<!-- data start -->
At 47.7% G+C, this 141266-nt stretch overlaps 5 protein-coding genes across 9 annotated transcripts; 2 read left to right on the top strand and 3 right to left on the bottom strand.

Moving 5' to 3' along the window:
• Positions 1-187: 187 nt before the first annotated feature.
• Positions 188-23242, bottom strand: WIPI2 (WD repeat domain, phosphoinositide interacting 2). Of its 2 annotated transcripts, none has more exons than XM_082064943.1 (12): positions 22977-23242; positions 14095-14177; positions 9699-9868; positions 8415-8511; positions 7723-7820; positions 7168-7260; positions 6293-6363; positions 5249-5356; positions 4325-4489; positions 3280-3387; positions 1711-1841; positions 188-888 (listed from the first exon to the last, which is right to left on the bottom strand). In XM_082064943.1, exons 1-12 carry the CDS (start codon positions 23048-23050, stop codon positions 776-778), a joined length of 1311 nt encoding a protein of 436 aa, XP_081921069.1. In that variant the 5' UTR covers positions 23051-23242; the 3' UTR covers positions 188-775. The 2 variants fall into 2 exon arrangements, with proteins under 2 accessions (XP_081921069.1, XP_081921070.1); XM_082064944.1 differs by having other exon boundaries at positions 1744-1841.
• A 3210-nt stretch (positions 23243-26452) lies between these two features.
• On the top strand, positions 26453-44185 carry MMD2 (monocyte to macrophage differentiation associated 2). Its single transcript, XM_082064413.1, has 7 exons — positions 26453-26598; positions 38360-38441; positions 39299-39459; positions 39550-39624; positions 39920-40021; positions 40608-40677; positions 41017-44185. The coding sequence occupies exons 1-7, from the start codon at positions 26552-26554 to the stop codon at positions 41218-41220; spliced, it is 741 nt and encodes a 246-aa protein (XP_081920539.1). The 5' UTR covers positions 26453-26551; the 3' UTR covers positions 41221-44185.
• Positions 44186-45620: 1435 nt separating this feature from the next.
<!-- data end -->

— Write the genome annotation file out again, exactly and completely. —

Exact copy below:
At 47.7% G+C, this 141266-nt stretch overlaps 5 protein-coding genes across 9 annotated transcripts; 2 read left to right on the top strand and 3 right to left on the bottom strand.

Moving 5' to 3' along the window:
• Positions 1-187: 187 nt before the first annotated feature.
• Positions 188-23242, bottom strand: WIPI2 (WD repeat domain, phosphoinositide interacting 2). Of its 2 annotated transcripts, none has more exons than XM_082064943.1 (12): positions 22977-23242; positions 14095-14177; positions 9699-9868; positions 8415-8511; positions 7723-7820; positions 7168-7260; positions 6293-6363; positions 5249-5356; positions 4325-4489; positions 3280-3387; positions 1711-1841; positions 188-888 (listed from the first exon to the last, which is right to left on the bottom strand). In XM_082064943.1, exons 1-12 carry the CDS (start codon positions 23048-23050, stop codon positions 776-778), a joined length of 1311 nt encoding a protein of 436 aa, XP_081921069.1. In that variant the 5' UTR covers positions 23051-23242; the 3' UTR covers positions 188-775. The 2 variants fall into 2 exon arrangements, with proteins under 2 accessions (XP_081921069.1, XP_081921070.1); XM_082064944.1 differs by having other exon boundaries at positions 1744-1841.
• A 3210-nt stretch (positions 23243-26452) lies between these two features.
• On the top strand, positions 26453-44185 carry MMD2 (monocyte to macrophage differentiation associated 2). Its single transcript, XM_082064413.1, has 7 exons — positions 26453-26598; positions 38360-38441; positions 39299-39459; positions 39550-39624; positions 39920-40021; positions 40608-40677; positions 41017-44185. The coding sequence occupies exons 1-7, from the start codon at positions 26552-26554 to the stop codon at positions 41218-41220; spliced, it is 741 nt and encodes a 246-aa protein (XP_081920539.1). The 5' UTR covers positions 26453-26551; the 3' UTR covers positions 41221-44185.
• Positions 44186-45620: 1435 nt separating this feature from the next.